How to Cope with Sleep Deprivation 

I will start by saying that sleep is super important. As far as your health goes, assuming you have the choice, it is far better to get enough sleep than workout. Note, it's not that you shouldn't work out, it's that sleep is even more beneficial for your health. This is coming from someone who loves to workout daily.

That said, having a newborn implies sleep deprivation. Add grad school on top of that and a rambunctious 3 year old and there is no way that you are getting a full nights sleep. Today I finally took my final for my last summer class. Considering that spring semester ended the day after Hailey was born and the summer semester started two days later, I haven't had a break from school since January. To say that I have been looking forward to a month off from classes before the fall is an understatement.

No matter what kind of schooling you do or what you major in, there are some classes that are more difficult than others. This last one was intense! Couple that with jam packing the information into a short 6 weeks of classes and well, I'm praying for a B by the skin of my teeth. In order to get even that I used a few tactics to combat my sleep deprivation.

1. Naps:

If you can't sleep at night, try to get a little shut eye during the day. Even a 30 minute power nap can recharge your battery for the rest of the day. Nothing combats sleep deprivation like, well, sleep. I can't get a nap every day, but when I can I try my darnedest to take it. Sometimes I just lay there with my eyes closed without actually  getting to sleep. But even that can help relax and restore.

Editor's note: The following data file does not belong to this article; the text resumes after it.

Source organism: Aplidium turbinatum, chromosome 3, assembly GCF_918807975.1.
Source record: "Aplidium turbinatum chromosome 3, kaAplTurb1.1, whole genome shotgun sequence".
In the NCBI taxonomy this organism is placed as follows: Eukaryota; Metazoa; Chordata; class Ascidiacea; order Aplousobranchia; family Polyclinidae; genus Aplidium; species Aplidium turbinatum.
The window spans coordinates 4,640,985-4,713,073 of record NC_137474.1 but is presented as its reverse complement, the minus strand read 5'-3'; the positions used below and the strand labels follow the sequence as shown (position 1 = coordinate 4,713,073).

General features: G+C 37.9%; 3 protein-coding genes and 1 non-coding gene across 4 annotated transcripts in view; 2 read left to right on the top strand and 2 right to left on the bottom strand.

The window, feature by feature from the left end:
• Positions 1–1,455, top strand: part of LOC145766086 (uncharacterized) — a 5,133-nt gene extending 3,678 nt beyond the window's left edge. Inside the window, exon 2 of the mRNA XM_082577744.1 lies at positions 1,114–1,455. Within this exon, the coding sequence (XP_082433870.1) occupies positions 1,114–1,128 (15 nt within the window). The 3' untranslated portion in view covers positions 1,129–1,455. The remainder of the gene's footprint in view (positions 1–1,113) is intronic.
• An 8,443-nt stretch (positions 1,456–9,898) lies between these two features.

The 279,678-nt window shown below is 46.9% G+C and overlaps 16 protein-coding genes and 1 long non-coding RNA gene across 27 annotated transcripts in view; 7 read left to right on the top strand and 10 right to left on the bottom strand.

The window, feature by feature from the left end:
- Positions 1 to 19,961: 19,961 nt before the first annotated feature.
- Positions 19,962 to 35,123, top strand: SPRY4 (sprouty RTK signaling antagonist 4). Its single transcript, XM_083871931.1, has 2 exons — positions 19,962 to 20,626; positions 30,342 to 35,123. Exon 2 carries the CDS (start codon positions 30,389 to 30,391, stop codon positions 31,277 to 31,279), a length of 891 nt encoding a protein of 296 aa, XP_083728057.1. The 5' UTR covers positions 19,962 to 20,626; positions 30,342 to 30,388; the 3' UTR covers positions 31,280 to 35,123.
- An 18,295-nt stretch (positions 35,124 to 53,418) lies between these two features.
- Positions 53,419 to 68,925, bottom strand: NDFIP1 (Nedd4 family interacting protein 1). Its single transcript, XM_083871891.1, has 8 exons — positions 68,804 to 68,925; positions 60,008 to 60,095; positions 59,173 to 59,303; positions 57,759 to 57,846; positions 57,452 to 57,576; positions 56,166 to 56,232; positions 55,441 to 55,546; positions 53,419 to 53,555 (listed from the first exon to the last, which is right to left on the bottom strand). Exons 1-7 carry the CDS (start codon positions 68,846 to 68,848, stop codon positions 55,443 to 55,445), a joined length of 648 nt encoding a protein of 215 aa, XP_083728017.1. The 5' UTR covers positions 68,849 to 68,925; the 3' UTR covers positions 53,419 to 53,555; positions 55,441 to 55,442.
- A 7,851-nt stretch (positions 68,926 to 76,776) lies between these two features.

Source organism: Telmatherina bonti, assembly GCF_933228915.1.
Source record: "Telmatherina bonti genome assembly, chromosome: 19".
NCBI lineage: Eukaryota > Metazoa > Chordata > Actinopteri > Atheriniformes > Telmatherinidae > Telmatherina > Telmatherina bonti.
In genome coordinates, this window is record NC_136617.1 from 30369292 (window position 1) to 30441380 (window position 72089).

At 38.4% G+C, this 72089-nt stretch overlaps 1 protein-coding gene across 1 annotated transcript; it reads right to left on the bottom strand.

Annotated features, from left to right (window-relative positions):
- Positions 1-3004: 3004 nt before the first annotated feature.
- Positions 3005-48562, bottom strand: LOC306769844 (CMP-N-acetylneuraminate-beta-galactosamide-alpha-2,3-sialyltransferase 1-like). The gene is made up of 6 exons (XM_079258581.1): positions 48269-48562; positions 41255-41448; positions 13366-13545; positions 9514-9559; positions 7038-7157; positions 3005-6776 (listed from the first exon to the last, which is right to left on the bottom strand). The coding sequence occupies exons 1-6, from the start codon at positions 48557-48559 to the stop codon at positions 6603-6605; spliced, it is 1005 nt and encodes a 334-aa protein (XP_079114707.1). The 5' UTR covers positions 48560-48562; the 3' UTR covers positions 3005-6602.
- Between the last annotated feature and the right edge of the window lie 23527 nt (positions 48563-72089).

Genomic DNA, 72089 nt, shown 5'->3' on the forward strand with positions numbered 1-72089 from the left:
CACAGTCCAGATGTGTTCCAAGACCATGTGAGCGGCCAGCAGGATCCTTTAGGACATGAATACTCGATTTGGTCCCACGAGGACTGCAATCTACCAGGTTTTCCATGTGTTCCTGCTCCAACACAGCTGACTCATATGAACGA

2. Caffeine:

I'm a breastfeeding  mama so the amount of caffeine I can consume is limited. If your baby becomes jittery or agitated when you consume too much caffeine, it can keep your baby up. This can decrease your sleep even more. Otherwise, caffeine early in the day can help with your exhaustion. Since I sometimes have long drives for work, last time I had a newborn I would have coffee during the drive. Long monotonous drives can make you tired otherwise. I expect I will be doing this again when I start work again this time.

3. Exercise:

If you have to be up anyway, exercise is actually a good way to get energy. This may seem counterintuitive since you would think that you are expending energy. But, exercise can actually help you think more clearly and feel more energized. I like to exercise in the morning, but 5 minutes of increasing your heart rate can definitely give you a boost. Feeling drowsy mid afternoon? Go for a quick walk or jog or just dance to a few songs in your living room. You will definitely feel a lift in energy.

4. Keep busy:

Yesterday, the family took a trip to Sesame Place in Pennsylvania. On a day that I would otherwise be exhausted after days with the kids and studying before they wake up and after they go to bed, I was able to keep up with them because I was busy. The monotony of day after day at home with a newborn can add to our exhaustion. The same can be said for any monotonous routine.  Take the kids to the park or zoo or grandma's house. Anything you do to change up the routine can help with your sleep deprivation.

That said I am looking foward to tomorrow morning when I can wake up and feed the baby and then relax until T gets up. Maybe even do a morning workout again! I can't wait!! As for tonight, I will be going to bed early to reclaim some of my sleep.

How do you combat sleep deprivation?

Happy weekend!!

Cheers,

Emily

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